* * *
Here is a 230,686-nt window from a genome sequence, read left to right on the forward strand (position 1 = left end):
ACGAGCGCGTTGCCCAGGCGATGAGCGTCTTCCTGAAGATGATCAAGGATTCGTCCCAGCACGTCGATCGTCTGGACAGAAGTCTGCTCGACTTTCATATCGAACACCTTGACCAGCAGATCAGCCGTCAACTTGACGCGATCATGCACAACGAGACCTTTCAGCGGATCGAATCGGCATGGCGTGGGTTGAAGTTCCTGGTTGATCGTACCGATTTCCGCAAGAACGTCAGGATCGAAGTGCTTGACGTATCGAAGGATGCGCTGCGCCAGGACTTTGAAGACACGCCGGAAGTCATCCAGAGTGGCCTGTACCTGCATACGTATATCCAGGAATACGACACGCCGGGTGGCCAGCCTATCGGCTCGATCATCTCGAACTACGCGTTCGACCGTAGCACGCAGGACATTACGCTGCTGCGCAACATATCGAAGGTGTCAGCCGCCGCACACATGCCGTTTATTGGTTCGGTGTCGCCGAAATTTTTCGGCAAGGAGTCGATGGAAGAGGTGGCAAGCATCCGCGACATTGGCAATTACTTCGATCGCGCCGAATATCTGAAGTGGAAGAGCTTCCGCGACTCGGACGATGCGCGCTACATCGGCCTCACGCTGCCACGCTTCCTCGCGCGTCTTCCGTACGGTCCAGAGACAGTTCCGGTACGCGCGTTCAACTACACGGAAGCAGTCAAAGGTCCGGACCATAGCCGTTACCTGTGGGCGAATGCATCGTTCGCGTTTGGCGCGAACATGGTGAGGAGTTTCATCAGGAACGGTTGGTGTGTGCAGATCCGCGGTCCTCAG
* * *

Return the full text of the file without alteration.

Here is a 230,686-nt window from a genome sequence, read left to right on the forward strand (position 1 = left end):
ACGAGCGCGTTGCCCAGGCGATGAGCGTCTTCCTGAAGATGATCAAGGATTCGTCCCAGCACGTCGATCGTCTGGACAGAAGTCTGCTCGACTTTCATATCGAACACCTTGACCAGCAGATCAGCCGTCAACTTGACGCGATCATGCACAACGAGACCTTTCAGCGGATCGAATCGGCATGGCGTGGGTTGAAGTTCCTGGTTGATCGTACCGATTTCCGCAAGAACGTCAGGATCGAAGTGCTTGACGTATCGAAGGATGCGCTGCGCCAGGACTTTGAAGACACGCCGGAAGTCATCCAGAGTGGCCTGTACCTGCATACGTATATCCAGGAATACGACACGCCGGGTGGCCAGCCTATCGGCTCGATCATCTCGAACTACGCGTTCGACCGTAGCACGCAGGACATTACGCTGCTGCGCAACATATCGAAGGTGTCAGCCGCCGCACACATGCCGTTTATTGGTTCGGTGTCGCCGAAATTTTTCGGCAAGGAGTCGATGGAAGAGGTGGCAAGCATCCGCGACATTGGCAATTACTTCGATCGCGCCGAATATCTGAAGTGGAAGAGCTTCCGCGACTCGGACGATGCGCGCTACATCGGCCTCACGCTGCCACGCTTCCTCGCGCGTCTTCCGTACGGTCCAGAGACAGTTCCGGTACGCGCGTTCAACTACACGGAAGCAGTCAAAGGTCCGGACCATAGCCGTTACCTGTGGGCGAATGCATCGTTCGCGTTTGGCGCGAACATGGTGAGGAGTTTCATCAGGAACGGTTGGTGTGTGCAGATCCGCGGTCCTCAG